Beshear proposes big changes after riots hurt multiple people at juvenile detention centers
FRANKFORT, Ky. (WAVE) - After a riot at a juvenile detention center leaves one employee in the hospital, a teenage girl allegedly assaulted and multiple others injured, Governor Andy Beshear said changes are coming.
“What they are going to see from me is somebody actively involved who wants to make sure they can go home to their families each and every night and that none of them are ever assaulted,” Beshear told WAVE News Troubleshooters.
Beshear proposed having a facility for female detainees only, rather than housing them in the same units as reported by several sources but disputed by the Cabinet’s spokesperson, Morgan Hall.
He also would like to re-arrange the structure of the detention centers, designating some facilities for violent offenders, and others for non-violent youth.
Beshear said the impact may be that some families have to travel farther to see their incarcerated youth.
“The goal here is safety,” Beshear said. “Safety for the juveniles that we are housing but also safety for our DJJ Officers. I can’t sit back and watch another assault.”
“At what point would you consider calling in the National Guard to get situations like in Lyndon and Adair under control?” Beshear was asked.
“The National Guard is not trained in corrections either for a DJJ facility or others,” he said.
“But that is the concern of some of the employees, that they themselves are not being trained,” WAVE News Troubleshooter Natalia Martinez asked.
“I’m already talking about needing more tools for those DJJ folks to better protect themselves. But sending people into one of these facilities who are fully untrained in, to one of these facilities can cause as many problems.”
The concerns have hit a boiling point. Whistleblowers at both the embattled detention center in Lyndon, and at Adair County have come forward, describing shocking conditions for both the teenage detainees and the employees.
Three registered nurses who quit working at Adair because of the things they said they witnessed, told WAVE News they could not ethically and morally stay.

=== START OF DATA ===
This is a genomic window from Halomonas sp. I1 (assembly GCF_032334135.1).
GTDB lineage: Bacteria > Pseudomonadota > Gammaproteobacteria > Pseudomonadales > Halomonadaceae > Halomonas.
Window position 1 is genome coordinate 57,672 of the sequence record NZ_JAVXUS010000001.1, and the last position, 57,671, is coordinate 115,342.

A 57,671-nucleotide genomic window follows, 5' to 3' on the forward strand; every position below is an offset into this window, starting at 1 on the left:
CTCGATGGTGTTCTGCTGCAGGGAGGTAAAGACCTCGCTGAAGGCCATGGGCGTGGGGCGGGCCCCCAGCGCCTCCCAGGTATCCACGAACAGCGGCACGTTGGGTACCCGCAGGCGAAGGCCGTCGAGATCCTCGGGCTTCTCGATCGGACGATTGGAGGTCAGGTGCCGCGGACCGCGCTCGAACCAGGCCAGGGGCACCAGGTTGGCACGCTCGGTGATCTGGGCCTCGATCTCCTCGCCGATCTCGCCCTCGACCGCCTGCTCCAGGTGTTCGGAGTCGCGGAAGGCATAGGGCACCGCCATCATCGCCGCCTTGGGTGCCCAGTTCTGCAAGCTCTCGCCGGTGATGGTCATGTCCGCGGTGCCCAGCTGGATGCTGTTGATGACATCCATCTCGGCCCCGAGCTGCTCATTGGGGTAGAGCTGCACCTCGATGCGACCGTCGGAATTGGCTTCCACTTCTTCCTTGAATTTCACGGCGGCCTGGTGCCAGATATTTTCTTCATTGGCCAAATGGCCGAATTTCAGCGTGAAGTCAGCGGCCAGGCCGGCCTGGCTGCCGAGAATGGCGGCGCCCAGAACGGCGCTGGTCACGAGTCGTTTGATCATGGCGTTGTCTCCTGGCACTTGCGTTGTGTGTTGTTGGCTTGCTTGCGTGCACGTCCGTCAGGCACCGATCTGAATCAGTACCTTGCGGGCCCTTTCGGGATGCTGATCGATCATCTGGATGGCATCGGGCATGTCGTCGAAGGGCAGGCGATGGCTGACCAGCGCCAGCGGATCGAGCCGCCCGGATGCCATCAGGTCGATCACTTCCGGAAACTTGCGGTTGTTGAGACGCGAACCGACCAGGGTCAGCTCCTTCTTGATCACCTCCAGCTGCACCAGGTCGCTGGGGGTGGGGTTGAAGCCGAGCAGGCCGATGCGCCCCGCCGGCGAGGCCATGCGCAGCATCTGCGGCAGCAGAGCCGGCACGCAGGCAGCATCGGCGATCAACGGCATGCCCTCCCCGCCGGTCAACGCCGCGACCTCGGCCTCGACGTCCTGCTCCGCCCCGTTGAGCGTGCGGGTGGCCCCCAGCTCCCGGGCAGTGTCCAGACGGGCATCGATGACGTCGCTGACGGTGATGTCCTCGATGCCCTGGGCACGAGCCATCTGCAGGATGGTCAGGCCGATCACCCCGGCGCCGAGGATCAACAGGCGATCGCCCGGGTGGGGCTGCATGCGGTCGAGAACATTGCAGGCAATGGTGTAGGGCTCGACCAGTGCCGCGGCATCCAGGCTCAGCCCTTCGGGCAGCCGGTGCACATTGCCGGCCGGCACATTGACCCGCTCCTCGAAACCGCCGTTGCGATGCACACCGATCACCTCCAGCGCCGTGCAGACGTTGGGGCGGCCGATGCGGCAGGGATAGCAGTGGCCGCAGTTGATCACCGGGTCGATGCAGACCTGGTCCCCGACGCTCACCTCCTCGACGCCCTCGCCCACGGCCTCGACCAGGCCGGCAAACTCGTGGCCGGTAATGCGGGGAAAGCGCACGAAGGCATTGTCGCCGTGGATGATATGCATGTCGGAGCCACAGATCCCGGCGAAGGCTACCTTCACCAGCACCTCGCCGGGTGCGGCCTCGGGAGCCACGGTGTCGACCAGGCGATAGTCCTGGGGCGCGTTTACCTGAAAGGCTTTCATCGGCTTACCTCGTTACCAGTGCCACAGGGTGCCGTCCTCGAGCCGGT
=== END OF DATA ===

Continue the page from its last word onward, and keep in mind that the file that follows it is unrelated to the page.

The described guards putting their hands on teens, teens having sex, not feeding detainees as a form of punishment, teens locked in isolation for days, not getting showers of phone calls to their parents or lawyers, incidents not being documented or reports recorded with false narratives, no schooling and close to no training for the employees.
It was not just the three nurses that described these problems. WAVE News Troubleshooters and The County Adair Community Voice spoke to multiple other sources off the record who spoke of the same issues.
The nurses said they also experienced times when they suspected a teen was injured but the center’s supervisor did not allow them to make an assessment. The supervisor restricted her even when a teen was unresponsive.
“She does not want to send them to the emergency room because then there will be documentation of what happened at her facility,” Joanne Alvarado said.
Beshear answered our questions about change but shied away from talking about accountability for a Justice Cabinet whose Probation and Parole and Juvenile Justice Department has been at the center of multiple investigations in which people were either killed or injured.
“Given the problems at Probation and Parole, with Fred O’Bannon being killed, Officer Chris Lane being shot, and then the problems at the juvenile detention center in Lyndon, now the problems at the juvenile detention center in Adair, how confident are you in the leadership of the justice cabinet?” Beshear was asked.
“Oh, I believe that Secretary Kerry Harvey is a dedicated Kentuckian who served as a US Attorney,” he said of the Cabinet’s Secretary overseeing both departments. “I think he is dealing with serious and significant challenges in our justice system that go back long before he took over.”
Beshear said the riot at Adair, with a teen sexually assaulted and an employee having to be flown to the hospital is something he doesn’t want to see again.
“What they are going to see from me is somebody actively involved who wants to make sure they can go home to their families each and every night and that none of them are ever assaulted,” Beshear said.
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